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C22H21O6

Chicago, IL
Joined March 2021
i drink milk like a winner. my bones are immaculate. i have perfect bones. you couldn’t win if you tried.
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Colleges are places you send your daughters to be drugged and groped by porn-brained men who played a sport in high school… and they look forward to it!
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Important: essay-writing was the one big edge that American students had over others when I was in college.
Replying to @flaviusclemens
"Most people don't need those skills in the real world." Debatable—obviously no one writes the 5 paragraph essay in the real world (a wretched format, anyway). But the basic skills are often useful...
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The film revolves around his coworkers trying to get Andy laid. All of their attempts fail: he is nearly killed when he agrees to let a drunk bachelorette drive him home, he is assaulted by weirdos and pervs on a blind date, and he is made to wax his chest (more on that later)
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In one of the most important scenes of the movie, Paul Rudd gives Andy a box of pornographic films and other paraphernalia—at once a look into the sad and repulsive lives of modern men and a look into how much more accessible this material became only a couple years later.
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Eventually, at the urging of Rudd, he asks out Trish, a woman who owns a ridiculous store selling stuff on ebay. With a sexual misstep—they are interrupted by her teenage daughter when they attempt sex on date # 1—they go out, agreeing to chastity until 20 dates. How cute.
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Notably, the relationship seems to flourish without sex. He is loved by her kids, she helps him sell his collectibles on Ebay for massive cash, and they maintain some physicality. Meanwhile his work friends all hit the skids, with their relationships going nowhere fast.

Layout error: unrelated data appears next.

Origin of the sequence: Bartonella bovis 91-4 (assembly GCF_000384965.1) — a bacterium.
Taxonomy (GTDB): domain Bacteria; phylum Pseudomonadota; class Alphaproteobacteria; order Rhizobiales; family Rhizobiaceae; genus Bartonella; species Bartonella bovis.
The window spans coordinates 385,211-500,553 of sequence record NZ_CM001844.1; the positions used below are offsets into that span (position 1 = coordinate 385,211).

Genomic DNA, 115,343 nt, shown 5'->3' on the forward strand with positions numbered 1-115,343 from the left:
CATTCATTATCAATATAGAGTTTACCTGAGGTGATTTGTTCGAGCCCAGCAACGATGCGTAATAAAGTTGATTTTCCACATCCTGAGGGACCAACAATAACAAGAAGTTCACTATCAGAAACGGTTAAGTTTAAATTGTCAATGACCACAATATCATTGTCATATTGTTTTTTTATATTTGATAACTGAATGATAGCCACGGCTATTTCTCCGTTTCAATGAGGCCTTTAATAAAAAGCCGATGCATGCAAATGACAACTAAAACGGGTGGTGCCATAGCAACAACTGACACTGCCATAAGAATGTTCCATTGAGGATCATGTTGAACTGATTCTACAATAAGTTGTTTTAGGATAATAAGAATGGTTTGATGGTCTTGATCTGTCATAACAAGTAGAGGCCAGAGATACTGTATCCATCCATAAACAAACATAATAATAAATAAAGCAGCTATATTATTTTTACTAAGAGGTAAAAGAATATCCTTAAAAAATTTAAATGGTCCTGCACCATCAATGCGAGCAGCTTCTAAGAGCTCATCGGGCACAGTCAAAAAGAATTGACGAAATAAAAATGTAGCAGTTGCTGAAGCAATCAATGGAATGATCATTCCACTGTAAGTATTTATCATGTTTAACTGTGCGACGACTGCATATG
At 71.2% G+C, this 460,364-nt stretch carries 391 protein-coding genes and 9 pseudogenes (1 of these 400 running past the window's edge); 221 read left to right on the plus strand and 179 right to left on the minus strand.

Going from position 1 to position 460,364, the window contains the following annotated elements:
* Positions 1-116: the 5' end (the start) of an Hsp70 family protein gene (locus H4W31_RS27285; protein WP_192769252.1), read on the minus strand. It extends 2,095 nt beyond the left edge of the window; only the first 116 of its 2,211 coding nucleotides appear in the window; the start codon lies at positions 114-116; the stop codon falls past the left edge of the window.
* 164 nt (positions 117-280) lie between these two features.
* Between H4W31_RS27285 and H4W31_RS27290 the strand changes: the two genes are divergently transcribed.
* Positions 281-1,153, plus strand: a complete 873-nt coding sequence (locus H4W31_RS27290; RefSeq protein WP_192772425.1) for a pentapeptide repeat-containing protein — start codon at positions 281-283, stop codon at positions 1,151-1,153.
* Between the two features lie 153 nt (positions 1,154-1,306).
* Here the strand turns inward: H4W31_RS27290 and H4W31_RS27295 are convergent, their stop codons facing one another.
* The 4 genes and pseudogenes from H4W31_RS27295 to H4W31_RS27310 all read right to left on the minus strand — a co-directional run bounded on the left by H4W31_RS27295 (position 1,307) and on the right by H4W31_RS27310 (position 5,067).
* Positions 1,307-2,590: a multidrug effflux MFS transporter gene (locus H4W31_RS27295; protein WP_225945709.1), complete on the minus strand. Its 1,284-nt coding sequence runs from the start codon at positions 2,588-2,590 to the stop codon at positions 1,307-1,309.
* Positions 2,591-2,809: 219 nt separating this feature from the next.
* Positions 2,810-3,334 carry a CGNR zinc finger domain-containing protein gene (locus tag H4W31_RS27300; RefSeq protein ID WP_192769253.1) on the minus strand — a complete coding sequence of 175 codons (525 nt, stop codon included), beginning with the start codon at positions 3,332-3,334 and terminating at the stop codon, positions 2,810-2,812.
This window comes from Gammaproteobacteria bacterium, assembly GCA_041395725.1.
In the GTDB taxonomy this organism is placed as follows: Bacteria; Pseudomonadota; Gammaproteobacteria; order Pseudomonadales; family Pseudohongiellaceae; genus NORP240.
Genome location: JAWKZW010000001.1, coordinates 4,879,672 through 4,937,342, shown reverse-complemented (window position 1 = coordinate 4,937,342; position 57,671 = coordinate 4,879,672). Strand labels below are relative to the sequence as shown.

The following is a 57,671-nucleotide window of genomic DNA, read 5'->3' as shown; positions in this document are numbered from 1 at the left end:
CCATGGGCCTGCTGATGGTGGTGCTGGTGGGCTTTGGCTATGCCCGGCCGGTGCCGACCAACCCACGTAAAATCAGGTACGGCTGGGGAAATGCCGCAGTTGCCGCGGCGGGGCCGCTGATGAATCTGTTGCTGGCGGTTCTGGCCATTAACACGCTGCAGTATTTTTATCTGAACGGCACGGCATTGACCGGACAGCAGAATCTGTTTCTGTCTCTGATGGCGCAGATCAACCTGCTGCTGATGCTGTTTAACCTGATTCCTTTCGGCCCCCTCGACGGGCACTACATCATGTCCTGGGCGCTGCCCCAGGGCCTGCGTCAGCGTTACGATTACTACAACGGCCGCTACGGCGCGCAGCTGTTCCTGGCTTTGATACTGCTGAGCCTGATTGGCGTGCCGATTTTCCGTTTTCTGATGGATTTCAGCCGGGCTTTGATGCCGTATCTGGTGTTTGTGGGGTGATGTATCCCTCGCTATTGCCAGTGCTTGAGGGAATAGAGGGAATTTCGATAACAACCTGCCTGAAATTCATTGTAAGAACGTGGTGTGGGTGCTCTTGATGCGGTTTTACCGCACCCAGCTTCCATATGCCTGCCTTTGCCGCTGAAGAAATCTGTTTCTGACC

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The rom-com drama occurs when he resists breaking the agreement with Trish concerning date 20. He flees the scene in anger and the next night goes on a date with a local floozy. He leaves her, but Trish has found the box, yadda yadda, they make up and get married. Happy ending.
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But then the film does something revealing: after the unseen "first time," Carell leans over and begins singing the 1967 "Hair" song "Age of Aquarius." All his friends join in, dressed in white linen, dancing in fields with ribbons, etc: invidious.fdn.fr/watch?v=fdsCGm4b…
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This is where the film truly becomes reactionary. The song sings of the new era the hippies of the 1960s thought they were creating, or more accurately, receiving. They anticipated the dawning of a new era of human existence, one of harmony, understanding, and total liberation.